Clearly, Obama knows nothing of the bad/worse historical choices in the decision to drop the bomb. Was America to lose hundreds of thousands of men in an invasion of Japan, to settle for a negotiated armistice that left the Tokyo militarists in power, to continue the far more deadly fire raids (enhanced by closer Okinawa runways and, soon, the transference of American heavy bombers from postwar Europe), rather than drop the atomic bomb?
Did Obama grasp that Turkey is the inheritor of 500 years of Ottoman colonialism — far longer and more brutal than the European brand? Is it so easy in the present to cast aspersions on the Cold War against a nuclear Soviet Union — a country that had previously destroyed 20 million of its own, and gobbled up Eastern Europe — when America was understandably sometimes less than perfect in the selection of its anti-Communist allies? Only an unschooled mind offers such ahistorical apologies — an all too common phenomenon in today’s academic world, where abstraction rules and cold realities do not intrude on tenured lifestyles.
Penance for Thee, But Not For Me
Apologizing for the sins of long-dead others, in psychological fashion, obviates the need for present contrition for one’s own personal shortcomings. For example, Obama blasts past racism, but to this day has never apologized for subsidizing, by attendance and tithes, the abject racist and anti-Semite Rev. Jeremiah Wright. It is easier for Obama to apologize for America’s action in World War II than to apologize because as an irresponsible youth (“teenage boys are frequently confused”), he used cocaine (“maybe a little blow”) — a felonious practice that has long subsidized the murderous Latin American drug cartels. To cast stones at the dead, one must first be free of sin while alive.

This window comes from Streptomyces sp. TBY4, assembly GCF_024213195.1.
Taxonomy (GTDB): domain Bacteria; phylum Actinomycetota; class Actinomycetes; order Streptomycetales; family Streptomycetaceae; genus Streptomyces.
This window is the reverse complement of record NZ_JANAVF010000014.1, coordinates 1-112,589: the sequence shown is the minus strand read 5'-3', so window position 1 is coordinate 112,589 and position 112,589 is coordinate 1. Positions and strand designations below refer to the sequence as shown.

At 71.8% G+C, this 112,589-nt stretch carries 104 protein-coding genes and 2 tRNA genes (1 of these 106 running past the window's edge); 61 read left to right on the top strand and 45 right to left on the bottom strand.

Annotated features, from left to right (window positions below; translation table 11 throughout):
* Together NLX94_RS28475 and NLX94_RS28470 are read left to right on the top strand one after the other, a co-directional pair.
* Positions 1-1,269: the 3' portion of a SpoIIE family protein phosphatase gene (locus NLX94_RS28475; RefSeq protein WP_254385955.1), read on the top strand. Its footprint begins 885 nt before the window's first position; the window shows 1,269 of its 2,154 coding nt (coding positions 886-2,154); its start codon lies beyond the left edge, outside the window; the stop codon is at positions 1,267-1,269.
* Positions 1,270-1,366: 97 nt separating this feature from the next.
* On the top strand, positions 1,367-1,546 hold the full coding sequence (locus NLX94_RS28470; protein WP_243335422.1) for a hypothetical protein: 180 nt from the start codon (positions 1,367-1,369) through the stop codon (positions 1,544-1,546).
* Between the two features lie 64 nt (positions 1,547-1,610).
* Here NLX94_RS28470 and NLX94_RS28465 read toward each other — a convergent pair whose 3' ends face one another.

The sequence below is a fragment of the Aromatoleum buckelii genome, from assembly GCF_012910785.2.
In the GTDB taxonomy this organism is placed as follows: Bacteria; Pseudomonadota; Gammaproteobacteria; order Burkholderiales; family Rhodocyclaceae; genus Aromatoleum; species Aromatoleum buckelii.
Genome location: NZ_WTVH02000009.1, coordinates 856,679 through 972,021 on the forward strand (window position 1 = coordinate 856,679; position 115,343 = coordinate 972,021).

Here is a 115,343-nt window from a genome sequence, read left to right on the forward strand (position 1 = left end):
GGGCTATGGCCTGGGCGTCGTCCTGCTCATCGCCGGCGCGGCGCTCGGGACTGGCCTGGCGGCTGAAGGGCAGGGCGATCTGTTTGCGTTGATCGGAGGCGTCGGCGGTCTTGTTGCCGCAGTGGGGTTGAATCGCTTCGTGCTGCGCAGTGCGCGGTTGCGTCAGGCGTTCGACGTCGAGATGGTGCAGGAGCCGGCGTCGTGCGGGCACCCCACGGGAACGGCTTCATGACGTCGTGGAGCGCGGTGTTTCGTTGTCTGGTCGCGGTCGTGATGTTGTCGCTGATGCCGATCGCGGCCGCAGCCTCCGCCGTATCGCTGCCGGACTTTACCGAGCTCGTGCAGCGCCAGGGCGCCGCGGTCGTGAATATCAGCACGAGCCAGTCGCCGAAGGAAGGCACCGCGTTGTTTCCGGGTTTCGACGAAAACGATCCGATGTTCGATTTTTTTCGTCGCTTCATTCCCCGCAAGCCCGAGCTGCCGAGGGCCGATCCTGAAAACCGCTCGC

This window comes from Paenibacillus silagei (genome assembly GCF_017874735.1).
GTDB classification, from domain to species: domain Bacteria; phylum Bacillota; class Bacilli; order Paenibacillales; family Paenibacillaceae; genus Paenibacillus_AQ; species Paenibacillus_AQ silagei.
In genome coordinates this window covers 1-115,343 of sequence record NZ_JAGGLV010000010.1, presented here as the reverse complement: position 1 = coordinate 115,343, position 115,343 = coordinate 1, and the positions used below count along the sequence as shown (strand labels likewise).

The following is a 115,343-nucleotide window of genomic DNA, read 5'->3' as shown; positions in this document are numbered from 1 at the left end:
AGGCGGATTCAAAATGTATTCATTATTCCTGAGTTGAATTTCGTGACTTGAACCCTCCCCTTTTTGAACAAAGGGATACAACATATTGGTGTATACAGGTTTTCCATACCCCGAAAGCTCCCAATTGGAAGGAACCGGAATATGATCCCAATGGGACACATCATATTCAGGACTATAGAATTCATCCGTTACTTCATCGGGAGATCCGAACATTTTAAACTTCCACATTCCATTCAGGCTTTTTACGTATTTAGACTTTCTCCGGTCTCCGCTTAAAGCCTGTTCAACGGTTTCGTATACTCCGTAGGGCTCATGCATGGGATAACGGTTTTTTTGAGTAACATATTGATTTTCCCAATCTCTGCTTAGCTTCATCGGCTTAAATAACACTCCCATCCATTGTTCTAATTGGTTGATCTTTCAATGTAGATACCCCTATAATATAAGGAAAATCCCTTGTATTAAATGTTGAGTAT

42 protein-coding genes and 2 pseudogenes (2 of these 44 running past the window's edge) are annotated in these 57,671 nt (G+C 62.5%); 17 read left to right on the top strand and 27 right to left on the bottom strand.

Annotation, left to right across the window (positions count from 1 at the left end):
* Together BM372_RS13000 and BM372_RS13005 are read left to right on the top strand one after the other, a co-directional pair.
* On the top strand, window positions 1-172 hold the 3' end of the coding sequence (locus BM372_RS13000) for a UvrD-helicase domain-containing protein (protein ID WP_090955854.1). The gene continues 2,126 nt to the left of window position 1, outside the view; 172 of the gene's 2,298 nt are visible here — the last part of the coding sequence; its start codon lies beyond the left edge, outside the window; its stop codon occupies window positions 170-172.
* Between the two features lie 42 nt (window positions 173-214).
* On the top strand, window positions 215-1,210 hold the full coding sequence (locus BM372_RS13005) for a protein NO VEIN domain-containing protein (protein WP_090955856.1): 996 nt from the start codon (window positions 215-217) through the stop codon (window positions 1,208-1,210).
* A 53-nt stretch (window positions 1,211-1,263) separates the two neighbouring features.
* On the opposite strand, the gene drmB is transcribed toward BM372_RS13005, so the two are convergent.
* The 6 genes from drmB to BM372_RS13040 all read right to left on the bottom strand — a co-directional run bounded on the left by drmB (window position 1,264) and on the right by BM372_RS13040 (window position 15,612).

In short, anytime an American president offers apologies for supposed transgressions in his nation’s long distant past, it tells us more about the apologizer than it does about the purported sin.
©2011 Victor Davis Hanson